Political Islam and Islamic Parties in Indonesia: Critically Assessing the Evidence of Islam's Political Decline

Political Islam and Islamic Parties in Indonesia: Critically Assessing the Evidence of Islam's... Abstract: This article argues that Islam still plays a significant, if not a central role in Indonesian politics. It questions the notion that Indonesian voters have become "rational" and that religion no longer influences their electoral behaviour. The decline of Islamic parties' electoral clout should be interpreted not as the decline of political Islam but instead the reverse: Islam has penetrated the dominant nationalist, secular and Pancasila based political parties and has made them stronger in their contest against Islamic parties, which are no longer the lone channel for Islamic aspirations. The fact that almost all parties have accommodated religious aspirations and shied away from criticizing controversial religious issues shows the strength of religious influence in Indonesian politics today. The rising number of shariah-based by-laws in many districts in which local legislative assemblies are dominated by nationalist or secular parties, the passage of potentially discriminative bills by the national parliament in which nationalist or secular parties predominant, and the weak political response to the case of violence against Ahmadiyah are prime examples of how religion is still a major force in Indonesian politics. http://www.deepdyve.com/assets/images/DeepDyve-Logo-lg.png Contemporary Southeast Asia: A Journal of International and Strategic Affairs Institute of Southeast Asian Studies

Political Islam and Islamic Parties in Indonesia: Critically Assessing the Evidence of Islam's Political Decline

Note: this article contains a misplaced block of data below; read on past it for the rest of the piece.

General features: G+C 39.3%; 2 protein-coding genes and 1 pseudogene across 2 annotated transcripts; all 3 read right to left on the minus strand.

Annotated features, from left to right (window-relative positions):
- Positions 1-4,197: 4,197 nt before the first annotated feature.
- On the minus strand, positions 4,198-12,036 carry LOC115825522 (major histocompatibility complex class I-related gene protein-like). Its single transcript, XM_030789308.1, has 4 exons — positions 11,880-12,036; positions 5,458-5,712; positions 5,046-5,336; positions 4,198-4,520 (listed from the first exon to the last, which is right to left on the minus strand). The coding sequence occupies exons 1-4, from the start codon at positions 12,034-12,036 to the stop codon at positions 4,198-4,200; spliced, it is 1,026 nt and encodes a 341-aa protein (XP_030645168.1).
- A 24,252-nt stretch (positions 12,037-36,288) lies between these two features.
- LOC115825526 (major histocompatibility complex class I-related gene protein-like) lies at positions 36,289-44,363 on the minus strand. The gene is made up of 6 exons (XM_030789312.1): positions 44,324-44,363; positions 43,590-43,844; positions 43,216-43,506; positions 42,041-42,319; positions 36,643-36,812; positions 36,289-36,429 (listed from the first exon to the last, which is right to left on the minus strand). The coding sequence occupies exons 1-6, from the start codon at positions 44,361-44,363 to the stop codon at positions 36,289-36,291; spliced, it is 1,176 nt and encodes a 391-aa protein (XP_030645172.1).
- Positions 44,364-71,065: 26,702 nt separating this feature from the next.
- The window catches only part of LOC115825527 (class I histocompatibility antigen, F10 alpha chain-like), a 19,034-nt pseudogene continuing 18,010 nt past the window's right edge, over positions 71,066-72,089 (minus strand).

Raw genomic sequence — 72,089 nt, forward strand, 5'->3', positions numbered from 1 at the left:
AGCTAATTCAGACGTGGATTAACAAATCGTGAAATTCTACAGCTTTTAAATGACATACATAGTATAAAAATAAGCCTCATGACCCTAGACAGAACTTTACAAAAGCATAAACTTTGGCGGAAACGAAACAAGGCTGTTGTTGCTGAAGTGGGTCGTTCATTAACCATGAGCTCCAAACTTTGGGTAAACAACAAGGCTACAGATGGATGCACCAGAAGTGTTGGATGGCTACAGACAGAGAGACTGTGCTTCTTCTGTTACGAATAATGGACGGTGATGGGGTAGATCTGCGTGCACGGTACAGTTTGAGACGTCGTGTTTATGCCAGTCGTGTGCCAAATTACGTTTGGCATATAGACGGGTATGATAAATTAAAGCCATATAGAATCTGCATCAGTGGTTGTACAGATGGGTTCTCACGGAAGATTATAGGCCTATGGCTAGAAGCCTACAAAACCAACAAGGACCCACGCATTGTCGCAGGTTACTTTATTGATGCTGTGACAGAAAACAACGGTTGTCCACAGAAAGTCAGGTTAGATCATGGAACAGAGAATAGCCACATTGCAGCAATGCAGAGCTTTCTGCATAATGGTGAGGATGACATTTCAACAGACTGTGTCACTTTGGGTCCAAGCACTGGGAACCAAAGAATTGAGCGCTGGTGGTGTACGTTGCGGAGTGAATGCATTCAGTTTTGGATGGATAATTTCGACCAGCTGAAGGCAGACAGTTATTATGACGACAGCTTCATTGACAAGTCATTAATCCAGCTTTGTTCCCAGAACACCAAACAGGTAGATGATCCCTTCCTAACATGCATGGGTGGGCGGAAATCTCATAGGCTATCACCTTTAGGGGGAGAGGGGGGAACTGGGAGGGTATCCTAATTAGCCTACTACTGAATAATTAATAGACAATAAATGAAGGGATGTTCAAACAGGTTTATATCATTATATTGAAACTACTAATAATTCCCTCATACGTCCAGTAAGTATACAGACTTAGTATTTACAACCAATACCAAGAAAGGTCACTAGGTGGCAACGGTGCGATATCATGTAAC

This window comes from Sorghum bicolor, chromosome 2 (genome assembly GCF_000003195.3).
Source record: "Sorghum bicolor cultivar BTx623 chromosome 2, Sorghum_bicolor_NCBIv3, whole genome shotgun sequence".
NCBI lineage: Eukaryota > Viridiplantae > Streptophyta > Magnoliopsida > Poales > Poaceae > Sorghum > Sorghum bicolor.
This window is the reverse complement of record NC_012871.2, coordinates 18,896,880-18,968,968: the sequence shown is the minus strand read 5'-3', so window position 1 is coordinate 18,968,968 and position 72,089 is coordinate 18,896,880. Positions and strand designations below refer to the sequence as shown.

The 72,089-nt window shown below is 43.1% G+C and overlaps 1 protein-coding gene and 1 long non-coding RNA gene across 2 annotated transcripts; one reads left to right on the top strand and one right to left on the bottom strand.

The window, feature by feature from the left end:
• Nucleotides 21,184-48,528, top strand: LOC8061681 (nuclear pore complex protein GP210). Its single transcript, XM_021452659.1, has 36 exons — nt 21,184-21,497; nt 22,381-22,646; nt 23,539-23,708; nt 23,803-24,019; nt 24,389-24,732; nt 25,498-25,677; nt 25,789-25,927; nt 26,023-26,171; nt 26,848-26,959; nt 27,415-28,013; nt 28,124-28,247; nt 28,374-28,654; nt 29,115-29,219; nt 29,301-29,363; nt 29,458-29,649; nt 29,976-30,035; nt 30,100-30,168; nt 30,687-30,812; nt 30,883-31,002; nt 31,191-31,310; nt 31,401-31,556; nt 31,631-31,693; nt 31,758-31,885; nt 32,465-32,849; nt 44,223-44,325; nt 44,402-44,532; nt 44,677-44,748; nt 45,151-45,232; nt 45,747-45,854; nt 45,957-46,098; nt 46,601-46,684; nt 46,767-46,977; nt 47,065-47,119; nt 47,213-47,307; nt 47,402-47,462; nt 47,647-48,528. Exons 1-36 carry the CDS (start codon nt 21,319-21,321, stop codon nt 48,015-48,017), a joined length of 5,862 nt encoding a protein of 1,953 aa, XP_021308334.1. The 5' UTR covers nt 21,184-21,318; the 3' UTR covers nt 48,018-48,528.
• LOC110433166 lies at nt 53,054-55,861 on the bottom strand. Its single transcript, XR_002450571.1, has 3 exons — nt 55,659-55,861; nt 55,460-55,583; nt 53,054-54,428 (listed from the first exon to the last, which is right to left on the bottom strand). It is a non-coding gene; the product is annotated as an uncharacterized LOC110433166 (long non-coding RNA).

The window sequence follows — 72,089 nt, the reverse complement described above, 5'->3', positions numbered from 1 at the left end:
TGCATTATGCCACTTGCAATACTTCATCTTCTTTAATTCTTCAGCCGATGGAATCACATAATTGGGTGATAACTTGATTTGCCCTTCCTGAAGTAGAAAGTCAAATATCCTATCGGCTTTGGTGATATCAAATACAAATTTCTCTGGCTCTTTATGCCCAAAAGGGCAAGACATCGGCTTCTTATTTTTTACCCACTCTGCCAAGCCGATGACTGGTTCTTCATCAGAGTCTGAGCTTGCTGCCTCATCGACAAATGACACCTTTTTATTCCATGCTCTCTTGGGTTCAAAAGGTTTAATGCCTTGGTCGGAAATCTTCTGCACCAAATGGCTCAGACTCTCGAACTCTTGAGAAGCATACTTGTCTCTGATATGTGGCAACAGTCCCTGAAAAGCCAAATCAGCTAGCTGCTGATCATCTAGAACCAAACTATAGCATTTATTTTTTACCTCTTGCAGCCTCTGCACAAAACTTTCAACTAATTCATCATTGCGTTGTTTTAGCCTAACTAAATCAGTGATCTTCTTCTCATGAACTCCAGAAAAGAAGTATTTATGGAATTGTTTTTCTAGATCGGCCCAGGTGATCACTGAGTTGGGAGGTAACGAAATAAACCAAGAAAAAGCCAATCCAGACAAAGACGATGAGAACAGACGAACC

Loading next page...
 
/lp/institute-of-southeast-asian-studies/political-islam-and-islamic-parties-in-indonesia-critically-assessing-iMdEZD6MgP
Publisher
Institute of Southeast Asian Studies
Copyright
Copyright © Institute of Southeast Asian Studies
ISSN
1793-284X
Publisher site
See Article on Publisher Site

Abstract

Abstract: This article argues that Islam still plays a significant, if not a central role in Indonesian politics. It questions the notion that Indonesian voters have become "rational" and that religion no longer influences their electoral behaviour. The decline of Islamic parties' electoral clout should be interpreted not as the decline of political Islam but instead the reverse: Islam has penetrated the dominant nationalist, secular and Pancasila based political parties and has made them stronger in their contest against Islamic parties, which are no longer the lone channel for Islamic aspirations. The fact that almost all parties have accommodated religious aspirations and shied away from criticizing controversial religious issues shows the strength of religious influence in Indonesian politics today. The rising number of shariah-based by-laws in many districts in which local legislative assemblies are dominated by nationalist or secular parties, the passage of potentially discriminative bills by the national parliament in which nationalist or secular parties predominant, and the weak political response to the case of violence against Ahmadiyah are prime examples of how religion is still a major force in Indonesian politics.

Journal

Contemporary Southeast Asia: A Journal of International and Strategic AffairsInstitute of Southeast Asian Studies

Published: Apr 25, 2010

There are no references for this article.

You’re reading a free preview. Subscribe to read the entire article.


DeepDyve is your
personal research library

It’s your single place to instantly
discover and read the research
that matters to you.

Enjoy affordable access to
over 18 million articles from more than
15,000 peer-reviewed journals.

All for just $49/month

Explore the DeepDyve Library

Search

Query the DeepDyve database, plus search all of PubMed and Google Scholar seamlessly

Organize

Save any article or search result from DeepDyve, PubMed, and Google Scholar... all in one place.

Access

Get unlimited, online access to over 18 million full-text articles from more than 15,000 scientific journals.

Your journals are on DeepDyve

Read from thousands of the leading scholarly journals from SpringerNature, Wiley-Blackwell, Oxford University Press and more.

All the latest content is available, no embargo periods.

See the journals in your area

DeepDyve

Freelancer

DeepDyve

Pro

Price

FREE

$49/month
$360/year

Save searches from
Google Scholar,
PubMed

Create folders to
organize your research

Export folders, citations

Read DeepDyve articles

Abstract access only

Unlimited access to over
18 million full-text articles

Print

20 pages / month